No guilt or ambivalence regarding malicious treatment, hatred, etc.

A stronger, but necessarily healthy, psychological bond with alienating parent than with the rejected parent

Ask us! Do you have a legal question you need help with? Share your questions via email at and we may speak to a legal professional on your behalf. Anonymous contributions are welcome.

Typical Behaviours exhibited by favoured (alienating) parent

Insists that the child has the right to make decisions about contact

Rarely talks about the other parent, uninterested in the child’s time with other parent after contact, gives a cold shoulder or silent treatment or is moody after the child expresses dissatisfaction about the contact

No photos of rejected parenting in the home; removes reminders of the other parent

Tells child fun things that were missed during the child’s time with the other parent

Indulges child with material possessions and privileges• Rejected parent is discouraged or refused permission to attend school events and activities

Telephone messages; gifts and mail from other parent to child are destroyed, ignored, or passed on to the child with disdain

 • Does not believe that child has any needs for the relationship with other parent

Exaggerate negative attributes of the other parent and omits anything positive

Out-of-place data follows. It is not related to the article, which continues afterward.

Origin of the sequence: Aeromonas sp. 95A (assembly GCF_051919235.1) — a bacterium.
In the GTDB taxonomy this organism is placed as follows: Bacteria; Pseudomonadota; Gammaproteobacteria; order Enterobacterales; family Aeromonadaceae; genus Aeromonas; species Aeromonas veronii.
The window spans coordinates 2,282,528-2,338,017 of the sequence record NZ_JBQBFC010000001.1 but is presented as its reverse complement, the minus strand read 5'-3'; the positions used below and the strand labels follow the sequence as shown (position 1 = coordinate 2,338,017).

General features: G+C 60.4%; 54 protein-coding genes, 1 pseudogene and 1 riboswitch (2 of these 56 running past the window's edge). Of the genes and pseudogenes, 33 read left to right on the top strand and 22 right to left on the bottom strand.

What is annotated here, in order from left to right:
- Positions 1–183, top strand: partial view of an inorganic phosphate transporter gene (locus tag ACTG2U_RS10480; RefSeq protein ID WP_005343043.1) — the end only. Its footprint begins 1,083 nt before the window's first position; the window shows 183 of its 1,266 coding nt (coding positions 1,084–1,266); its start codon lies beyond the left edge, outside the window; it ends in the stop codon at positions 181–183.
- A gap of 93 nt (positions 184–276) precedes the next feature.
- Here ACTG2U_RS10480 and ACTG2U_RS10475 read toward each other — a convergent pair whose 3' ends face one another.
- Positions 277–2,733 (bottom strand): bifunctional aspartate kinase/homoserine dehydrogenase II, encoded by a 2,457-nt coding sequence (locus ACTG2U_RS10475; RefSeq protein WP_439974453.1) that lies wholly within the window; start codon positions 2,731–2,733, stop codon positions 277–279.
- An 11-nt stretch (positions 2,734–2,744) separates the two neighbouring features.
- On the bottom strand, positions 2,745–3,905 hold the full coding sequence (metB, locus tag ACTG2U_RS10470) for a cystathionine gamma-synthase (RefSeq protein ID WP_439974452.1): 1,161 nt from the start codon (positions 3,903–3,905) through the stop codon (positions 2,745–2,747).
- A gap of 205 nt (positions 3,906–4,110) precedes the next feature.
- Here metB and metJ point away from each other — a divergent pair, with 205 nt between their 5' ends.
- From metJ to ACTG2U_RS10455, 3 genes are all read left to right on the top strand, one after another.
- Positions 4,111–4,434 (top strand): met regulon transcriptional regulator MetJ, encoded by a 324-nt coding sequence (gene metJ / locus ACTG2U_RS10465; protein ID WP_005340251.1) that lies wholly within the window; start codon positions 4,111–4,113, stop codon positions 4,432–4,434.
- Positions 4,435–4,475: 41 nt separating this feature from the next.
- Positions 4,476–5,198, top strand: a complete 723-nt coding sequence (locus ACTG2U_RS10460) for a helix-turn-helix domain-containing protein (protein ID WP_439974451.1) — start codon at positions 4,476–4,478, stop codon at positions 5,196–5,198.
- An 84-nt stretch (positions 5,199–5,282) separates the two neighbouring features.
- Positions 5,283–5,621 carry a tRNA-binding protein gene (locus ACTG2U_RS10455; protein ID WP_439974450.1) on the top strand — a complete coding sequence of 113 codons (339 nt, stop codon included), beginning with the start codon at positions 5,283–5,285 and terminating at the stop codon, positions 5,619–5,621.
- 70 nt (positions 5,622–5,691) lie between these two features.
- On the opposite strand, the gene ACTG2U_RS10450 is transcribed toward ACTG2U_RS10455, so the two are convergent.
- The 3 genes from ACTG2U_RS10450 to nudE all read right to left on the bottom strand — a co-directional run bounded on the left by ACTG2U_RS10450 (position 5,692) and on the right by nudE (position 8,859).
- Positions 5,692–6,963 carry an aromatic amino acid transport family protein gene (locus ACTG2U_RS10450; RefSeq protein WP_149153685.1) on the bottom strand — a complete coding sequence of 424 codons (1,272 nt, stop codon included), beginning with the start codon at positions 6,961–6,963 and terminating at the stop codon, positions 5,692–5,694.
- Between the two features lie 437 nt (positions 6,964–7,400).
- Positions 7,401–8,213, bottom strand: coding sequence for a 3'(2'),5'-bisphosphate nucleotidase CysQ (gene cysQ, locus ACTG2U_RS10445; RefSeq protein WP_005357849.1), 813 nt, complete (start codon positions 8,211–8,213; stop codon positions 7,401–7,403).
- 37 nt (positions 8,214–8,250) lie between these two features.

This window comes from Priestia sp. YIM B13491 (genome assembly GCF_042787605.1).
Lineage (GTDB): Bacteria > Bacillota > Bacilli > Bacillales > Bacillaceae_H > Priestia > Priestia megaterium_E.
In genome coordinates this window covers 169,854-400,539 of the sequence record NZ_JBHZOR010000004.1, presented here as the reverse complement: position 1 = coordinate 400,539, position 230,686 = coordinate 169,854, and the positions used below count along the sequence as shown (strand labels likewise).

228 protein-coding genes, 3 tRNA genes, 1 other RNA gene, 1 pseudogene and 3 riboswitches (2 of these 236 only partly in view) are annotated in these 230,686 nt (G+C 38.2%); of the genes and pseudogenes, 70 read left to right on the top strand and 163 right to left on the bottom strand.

Projection of own thoughts, feelings, and behaviours onto the other parent

Does not correct the child’s rude, defiant, and/ or omnipotent behaviour directed towards the other parent but would never permit child to do this with others

Convinced of harm when there is no evidence 

False or fabricated allegations of sexual, physical, and /or emotional abuse

Says that the other parent left "us," divorced "us", and does not love "us"

Over-involves child in adult matters and litigation

Relocation for minor reasons and with little concern for the effects on the child

Typical behaviour exhibited by rejected (alienated) parent

Harsh, rigid, and punitive parenting style

Outrage at child’s challenge to his or her authority

Passivity or withdrawal in face of conflict

Immature, self-centred in relation to child

Losses tamper, angry, demanding, intimidating character traits, but not to level of abuse

Counter rejecting behaviour

Lacks empathic connection to child

Inept and unempathetic pursuit of child; pushes calls and letters, unannounced or embarrassing appearances at school or activities

Challenges child’s beliefs or attitudes and tries to convince him or her otherwise

Dismissive of child’s feelings or negative attitudes

Attempt to induce guilt

May use force to reassert parental position

Vents rage, blames alienating parent for brainwashing the child, and takes no responsibility

Read more in our series: #NoOneWins | Everything you need to know about Parental Alienation

Ask us!

Do you have a legal question you need help with? Share your questions via email at and we may speak to a legal professional on your behalf. Anonymous contributions are welcome.